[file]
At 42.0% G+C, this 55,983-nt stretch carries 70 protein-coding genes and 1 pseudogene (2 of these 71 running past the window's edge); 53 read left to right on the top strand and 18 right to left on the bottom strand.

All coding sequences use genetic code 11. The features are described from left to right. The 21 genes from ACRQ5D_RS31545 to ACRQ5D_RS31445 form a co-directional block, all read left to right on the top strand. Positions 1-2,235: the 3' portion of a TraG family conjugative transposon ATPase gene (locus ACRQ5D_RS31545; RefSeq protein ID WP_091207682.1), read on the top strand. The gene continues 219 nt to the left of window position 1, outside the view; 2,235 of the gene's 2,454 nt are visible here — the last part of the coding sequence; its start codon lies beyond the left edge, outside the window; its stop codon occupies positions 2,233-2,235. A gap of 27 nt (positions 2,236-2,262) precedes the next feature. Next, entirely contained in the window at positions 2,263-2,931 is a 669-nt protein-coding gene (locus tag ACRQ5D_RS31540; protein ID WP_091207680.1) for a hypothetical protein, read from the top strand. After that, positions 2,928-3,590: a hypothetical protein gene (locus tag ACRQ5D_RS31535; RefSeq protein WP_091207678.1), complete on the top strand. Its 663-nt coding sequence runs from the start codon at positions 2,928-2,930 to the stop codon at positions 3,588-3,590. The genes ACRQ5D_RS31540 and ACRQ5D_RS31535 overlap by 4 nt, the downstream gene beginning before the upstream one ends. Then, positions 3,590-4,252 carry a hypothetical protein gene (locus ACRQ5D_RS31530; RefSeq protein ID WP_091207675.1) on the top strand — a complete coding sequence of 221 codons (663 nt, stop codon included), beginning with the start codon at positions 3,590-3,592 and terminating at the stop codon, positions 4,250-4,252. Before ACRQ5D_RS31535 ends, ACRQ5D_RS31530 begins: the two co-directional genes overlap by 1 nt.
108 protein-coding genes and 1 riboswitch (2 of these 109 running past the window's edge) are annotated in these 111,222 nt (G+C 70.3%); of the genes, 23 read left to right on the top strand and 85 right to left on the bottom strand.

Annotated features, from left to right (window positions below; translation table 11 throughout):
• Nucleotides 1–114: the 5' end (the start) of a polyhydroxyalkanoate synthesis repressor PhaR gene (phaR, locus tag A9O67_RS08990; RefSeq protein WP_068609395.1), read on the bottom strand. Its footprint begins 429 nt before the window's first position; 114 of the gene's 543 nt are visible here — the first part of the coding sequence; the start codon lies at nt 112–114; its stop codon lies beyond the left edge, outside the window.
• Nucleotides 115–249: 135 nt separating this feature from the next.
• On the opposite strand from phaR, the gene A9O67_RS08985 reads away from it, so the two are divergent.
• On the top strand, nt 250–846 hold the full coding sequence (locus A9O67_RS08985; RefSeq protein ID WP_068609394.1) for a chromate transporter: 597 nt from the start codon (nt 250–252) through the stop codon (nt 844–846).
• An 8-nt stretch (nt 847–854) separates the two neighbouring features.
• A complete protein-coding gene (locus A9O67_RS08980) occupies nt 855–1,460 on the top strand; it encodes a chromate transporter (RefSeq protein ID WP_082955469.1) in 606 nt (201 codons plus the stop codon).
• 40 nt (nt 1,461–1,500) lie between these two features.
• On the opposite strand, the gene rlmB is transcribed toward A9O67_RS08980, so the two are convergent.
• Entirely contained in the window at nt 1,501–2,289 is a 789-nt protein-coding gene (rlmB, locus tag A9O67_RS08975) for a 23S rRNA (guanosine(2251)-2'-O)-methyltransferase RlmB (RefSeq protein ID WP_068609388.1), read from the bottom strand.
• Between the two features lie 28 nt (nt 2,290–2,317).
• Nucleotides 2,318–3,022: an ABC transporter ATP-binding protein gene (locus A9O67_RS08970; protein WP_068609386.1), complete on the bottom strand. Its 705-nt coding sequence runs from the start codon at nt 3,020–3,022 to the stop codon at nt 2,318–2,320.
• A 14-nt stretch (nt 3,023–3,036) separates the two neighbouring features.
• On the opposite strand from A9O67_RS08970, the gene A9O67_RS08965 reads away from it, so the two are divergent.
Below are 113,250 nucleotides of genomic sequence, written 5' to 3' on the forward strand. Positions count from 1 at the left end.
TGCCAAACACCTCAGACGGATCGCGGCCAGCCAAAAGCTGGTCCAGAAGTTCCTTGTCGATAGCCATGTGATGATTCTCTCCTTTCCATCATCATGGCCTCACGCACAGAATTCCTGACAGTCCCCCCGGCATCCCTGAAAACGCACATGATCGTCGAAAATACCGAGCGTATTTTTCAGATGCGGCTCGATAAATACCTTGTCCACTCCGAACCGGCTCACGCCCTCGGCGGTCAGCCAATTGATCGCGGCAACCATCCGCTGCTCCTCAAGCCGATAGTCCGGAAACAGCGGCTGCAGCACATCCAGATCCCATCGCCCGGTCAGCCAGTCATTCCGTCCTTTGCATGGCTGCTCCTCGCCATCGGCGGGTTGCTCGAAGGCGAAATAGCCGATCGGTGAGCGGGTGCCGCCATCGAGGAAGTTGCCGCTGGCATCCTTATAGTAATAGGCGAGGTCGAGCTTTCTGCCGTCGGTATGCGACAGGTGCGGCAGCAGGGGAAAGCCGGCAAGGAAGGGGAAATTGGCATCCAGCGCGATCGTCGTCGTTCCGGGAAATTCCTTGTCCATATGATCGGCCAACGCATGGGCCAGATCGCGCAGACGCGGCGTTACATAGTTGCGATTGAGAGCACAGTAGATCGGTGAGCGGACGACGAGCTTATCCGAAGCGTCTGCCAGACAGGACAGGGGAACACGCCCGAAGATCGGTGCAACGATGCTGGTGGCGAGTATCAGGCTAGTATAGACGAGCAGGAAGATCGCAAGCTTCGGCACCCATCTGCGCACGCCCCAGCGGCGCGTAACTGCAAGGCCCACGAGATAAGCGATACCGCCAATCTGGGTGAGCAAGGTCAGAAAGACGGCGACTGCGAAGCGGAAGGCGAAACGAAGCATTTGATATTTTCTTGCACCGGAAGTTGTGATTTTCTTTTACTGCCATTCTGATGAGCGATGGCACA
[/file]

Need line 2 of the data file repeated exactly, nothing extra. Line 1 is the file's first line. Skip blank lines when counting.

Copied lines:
All coding sequences use genetic code 11. The features are described from left to right. The 21 genes from ACRQ5D_RS31545 to ACRQ5D_RS31445 form a co-directional block, all read left to right on the top strand. Positions 1-2,235: the 3' portion of a TraG family conjugative transposon ATPase gene (locus ACRQ5D_RS31545; RefSeq protein ID WP_091207682.1), read on the top strand. The gene continues 219 nt to the left of window position 1, outside the view; 2,235 of the gene's 2,454 nt are visible here — the last part of the coding sequence; its start codon lies beyond the left edge, outside the window; its stop codon occupies positions 2,233-2,235. A gap of 27 nt (positions 2,236-2,262) precedes the next feature. Next, entirely contained in the window at positions 2,263-2,931 is a 669-nt protein-coding gene (locus tag ACRQ5D_RS31540; protein ID WP_091207680.1) for a hypothetical protein, read from the top strand. After that, positions 2,928-3,590: a hypothetical protein gene (locus tag ACRQ5D_RS31535; RefSeq protein WP_091207678.1), complete on the top strand. Its 663-nt coding sequence runs from the start codon at positions 2,928-2,930 to the stop codon at positions 3,588-3,590. The genes ACRQ5D_RS31540 and ACRQ5D_RS31535 overlap by 4 nt, the downstream gene beginning before the upstream one ends. Then, positions 3,590-4,252 carry a hypothetical protein gene (locus ACRQ5D_RS31530; RefSeq protein ID WP_091207675.1) on the top strand — a complete coding sequence of 221 codons (663 nt, stop codon included), beginning with the start codon at positions 3,590-3,592 and terminating at the stop codon, positions 4,250-4,252. Before ACRQ5D_RS31535 ends, ACRQ5D_RS31530 begins: the two co-directional genes overlap by 1 nt.